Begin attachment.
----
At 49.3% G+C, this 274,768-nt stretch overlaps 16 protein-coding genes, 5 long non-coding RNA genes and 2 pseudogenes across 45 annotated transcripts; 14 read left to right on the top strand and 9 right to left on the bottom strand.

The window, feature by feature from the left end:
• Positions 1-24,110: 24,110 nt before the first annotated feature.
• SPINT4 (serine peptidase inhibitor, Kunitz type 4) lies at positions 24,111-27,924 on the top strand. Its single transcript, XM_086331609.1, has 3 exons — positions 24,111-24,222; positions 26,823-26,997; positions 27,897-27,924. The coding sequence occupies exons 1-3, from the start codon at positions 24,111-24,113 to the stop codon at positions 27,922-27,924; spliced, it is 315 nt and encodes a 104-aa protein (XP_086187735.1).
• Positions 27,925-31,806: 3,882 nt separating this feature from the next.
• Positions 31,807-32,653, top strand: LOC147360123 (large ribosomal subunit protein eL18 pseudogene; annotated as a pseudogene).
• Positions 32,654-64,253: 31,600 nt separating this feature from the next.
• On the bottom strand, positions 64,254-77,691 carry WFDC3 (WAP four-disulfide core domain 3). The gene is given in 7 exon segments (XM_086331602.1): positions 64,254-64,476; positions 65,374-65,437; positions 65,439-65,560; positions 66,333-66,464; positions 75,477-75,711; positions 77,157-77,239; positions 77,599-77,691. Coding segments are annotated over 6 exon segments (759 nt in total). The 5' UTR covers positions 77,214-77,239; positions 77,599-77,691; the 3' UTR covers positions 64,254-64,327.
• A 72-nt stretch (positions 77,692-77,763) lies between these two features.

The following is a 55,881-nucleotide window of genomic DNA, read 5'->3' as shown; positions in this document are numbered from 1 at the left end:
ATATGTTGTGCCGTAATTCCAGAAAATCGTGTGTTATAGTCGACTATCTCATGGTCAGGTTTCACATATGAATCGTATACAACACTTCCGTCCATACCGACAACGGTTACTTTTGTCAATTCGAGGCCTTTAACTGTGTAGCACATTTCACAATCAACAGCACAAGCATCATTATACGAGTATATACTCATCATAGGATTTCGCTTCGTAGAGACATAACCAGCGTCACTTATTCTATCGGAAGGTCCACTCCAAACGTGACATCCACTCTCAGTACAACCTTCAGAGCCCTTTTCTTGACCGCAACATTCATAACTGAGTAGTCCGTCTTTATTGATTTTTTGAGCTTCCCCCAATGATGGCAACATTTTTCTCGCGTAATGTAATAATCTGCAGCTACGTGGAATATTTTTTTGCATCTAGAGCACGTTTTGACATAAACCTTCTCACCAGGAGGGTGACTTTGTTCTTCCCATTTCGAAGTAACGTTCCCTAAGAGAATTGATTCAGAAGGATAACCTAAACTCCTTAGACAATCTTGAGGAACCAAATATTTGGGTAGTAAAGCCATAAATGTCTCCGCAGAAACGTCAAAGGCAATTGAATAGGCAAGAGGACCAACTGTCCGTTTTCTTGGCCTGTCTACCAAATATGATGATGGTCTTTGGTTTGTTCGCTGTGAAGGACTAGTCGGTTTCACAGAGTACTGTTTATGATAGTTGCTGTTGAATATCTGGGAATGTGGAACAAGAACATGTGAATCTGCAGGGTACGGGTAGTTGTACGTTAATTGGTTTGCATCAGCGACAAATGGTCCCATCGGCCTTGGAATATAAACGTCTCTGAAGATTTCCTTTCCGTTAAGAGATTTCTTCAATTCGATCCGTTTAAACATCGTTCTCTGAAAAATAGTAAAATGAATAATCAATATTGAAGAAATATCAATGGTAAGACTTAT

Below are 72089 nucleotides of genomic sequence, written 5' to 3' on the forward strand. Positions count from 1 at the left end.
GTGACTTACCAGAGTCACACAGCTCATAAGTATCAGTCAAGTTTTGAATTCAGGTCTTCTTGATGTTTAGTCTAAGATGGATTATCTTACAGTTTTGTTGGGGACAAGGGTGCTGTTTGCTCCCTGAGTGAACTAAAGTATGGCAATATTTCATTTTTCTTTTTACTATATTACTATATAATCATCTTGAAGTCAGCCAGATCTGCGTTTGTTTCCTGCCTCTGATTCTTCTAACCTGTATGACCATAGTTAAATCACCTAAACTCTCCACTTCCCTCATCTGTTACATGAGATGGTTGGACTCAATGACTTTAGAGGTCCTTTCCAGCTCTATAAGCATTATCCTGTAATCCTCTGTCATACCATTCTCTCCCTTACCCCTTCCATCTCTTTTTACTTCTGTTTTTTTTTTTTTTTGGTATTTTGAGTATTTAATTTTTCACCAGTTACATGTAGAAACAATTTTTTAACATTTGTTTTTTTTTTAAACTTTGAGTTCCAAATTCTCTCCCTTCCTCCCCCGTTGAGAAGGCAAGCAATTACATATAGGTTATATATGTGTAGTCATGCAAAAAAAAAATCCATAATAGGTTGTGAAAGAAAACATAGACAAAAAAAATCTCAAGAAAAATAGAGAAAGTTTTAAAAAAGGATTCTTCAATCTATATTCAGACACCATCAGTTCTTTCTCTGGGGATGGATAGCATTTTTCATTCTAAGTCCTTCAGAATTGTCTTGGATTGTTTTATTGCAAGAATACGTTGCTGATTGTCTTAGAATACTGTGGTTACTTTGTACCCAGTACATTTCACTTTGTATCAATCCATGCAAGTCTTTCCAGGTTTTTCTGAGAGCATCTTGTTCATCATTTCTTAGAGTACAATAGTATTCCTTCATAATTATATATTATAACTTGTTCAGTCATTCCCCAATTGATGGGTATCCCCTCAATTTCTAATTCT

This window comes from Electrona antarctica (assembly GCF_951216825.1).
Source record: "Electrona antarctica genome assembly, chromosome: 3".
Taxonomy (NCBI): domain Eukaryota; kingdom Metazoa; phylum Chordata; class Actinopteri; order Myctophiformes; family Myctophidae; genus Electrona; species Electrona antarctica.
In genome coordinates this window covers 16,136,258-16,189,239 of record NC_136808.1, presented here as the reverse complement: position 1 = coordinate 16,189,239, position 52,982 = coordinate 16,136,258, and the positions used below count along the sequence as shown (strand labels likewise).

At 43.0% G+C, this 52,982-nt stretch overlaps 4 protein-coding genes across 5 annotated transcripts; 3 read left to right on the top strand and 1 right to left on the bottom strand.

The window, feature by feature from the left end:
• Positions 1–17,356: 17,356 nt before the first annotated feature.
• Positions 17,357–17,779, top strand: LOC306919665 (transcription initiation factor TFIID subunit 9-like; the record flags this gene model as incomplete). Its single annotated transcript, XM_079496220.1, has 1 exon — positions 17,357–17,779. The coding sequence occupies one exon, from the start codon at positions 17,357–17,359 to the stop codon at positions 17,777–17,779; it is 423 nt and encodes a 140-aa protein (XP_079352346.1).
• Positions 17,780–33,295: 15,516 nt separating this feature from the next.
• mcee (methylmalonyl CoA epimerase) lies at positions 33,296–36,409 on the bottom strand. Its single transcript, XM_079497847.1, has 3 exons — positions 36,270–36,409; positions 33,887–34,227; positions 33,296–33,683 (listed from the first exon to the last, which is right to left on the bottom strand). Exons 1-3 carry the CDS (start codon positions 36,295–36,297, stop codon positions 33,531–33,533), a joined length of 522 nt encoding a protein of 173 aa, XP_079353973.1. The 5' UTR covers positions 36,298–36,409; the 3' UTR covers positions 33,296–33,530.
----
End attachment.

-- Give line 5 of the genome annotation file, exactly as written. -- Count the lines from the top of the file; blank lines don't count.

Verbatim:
• Positions 27,925-31,806: 3,882 nt separating this feature from the next.